“Many business benefits, both in the short and long term, can be found by operating sustainably: these include such things as lower running costs, increased efficiencies, motivated employees, improved reputation with local communities and wider stakeholders and a more resilient supply chain.” [Royal
Warrant Sustainability Criteria]
Clothing store Seasalt, based in Falmouth and with a shop in Sidmouth, are keen to promote their Sustainability Strategy, working with a ‘resale’ platform.
So, how does Sidmouth see its ‘green king’?
As even the Sun noticed today about yesterday’s speech to parliament, the green-fingered Charles read out a controversial increase in North Sea drilling. And yet in a speech to the French parliament last month, as reported by i-news, King Charles warned of the ‘existential threat’ of climate change, one day after Sunak’s green policy U-turn.
This is indeed all rather heavy politics which will probably not interest most Sidmouthians – and yet the more stealthy, subtle moves by HRH might cut through. As reported by the Mail this week, Burberry announces a collaboration with the second-hand e-tailer Vestiaire Collective after being blasted for burning £28million of unused stock:
Burberry has launched a collaboration with pre-loved platform Vestiaire Collective in an attempt to boost its green credentials. The British fashion house is partnering with the pre-loved fashion resale app to allows shoppers to trade in their old Burberry items in exchange for a voucher. In addition to the launch, the heritage brand has donated a selection of its trench coats to be sold on the platform, with proceeds going to SmartWorks – a UK-based charity providing interview clothes and coaching to women in need.
The company, whose brand ambassadors have included actress and model Cara Delevingne and former Doctor Who Matt Smith, now strive to reuse, repair, donate or recycle all unsaleable products – and the latest collaboration with Vestiaire Collective is a significant milestone in the project. It comes amid news that some of the UK’s most iconic brands fear they could face losing millions of pounds and King Charles’ seal of approval if they don’t prove their sustainable outputs. Hundreds of firms granted a Royal Warrant under Queen Elizabeth II will have to show eco-conscious King Charles III that they have ‘an appropriate environmental and sustainability policy and action plan’ if they wish to keep the title. Around 800 firms held the lucrative warrant under his mother, but the Royal Warrant Association’s website states that all warrants granted are reviewed by the royal household ‘upon a change of the reigning sovereign.’
It’s quite demanding – but also quite doable – as the Royal Warrant Sustainability Criteria make clear:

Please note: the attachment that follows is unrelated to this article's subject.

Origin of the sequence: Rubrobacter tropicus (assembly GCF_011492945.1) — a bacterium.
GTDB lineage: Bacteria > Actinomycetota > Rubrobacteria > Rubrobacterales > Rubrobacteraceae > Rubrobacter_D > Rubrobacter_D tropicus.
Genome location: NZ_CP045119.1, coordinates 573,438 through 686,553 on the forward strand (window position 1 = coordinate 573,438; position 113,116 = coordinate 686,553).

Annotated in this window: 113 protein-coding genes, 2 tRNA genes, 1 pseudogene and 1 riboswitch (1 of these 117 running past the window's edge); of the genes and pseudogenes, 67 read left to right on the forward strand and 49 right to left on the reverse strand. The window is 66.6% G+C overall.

Companies applying for a Royal Warrant of Appointment are expected to demonstrate a public commitment to sustainable and responsible business practices. Companies are required to complete the online questionnaire in order to make all relevant information available to the Royal Household’s Royal Warrants of Appointment Environmental and Social Review Committee, established by HM The King in 1990.
Sustainable business practices should not just be a part of this application process and operating sustainably is good for business. Many business benefits, both in the short and long term, can be found by operating sustainably, these include such things as lower running costs, increased efficiencies, motivated employees, improved reputation with local communities and wider stakeholders and a more resilient supply chain. Specific examples are included in the accompanying guidance by issue.
In the meantime, the clothing store Seasalt, based in Falmouth and with a shop in Sidmouth, are keen to promote their Sustainability Strategy, working with a resale platform. And as such, they were nominated for a Sustainable Sidmouth Champion Awards this year:
Cornish clothing brand Seasalt has launched its resale platform with Reskinned, the sustainable ‘pre-loved’ clothing repair and resale specialist. The resale platform will enable Seasalt customers to buy pre-loved and repaired Seasalt clothing that has been taken back from customers to be ‘rehomed’, avoiding them being sent to landfill.
Seasalt don’t as yet have royal approval, but it does look as though pressure from the top might well have an effect on fast fashion, even in the high end market. As reiterated by the Mirror. iconic brands face losing Royal Warrants unless they can prove green credentials to the King.
The Windsors might have very limited direct political clout – but it seems that certain moves can have a very direct effect. Even on our high streets.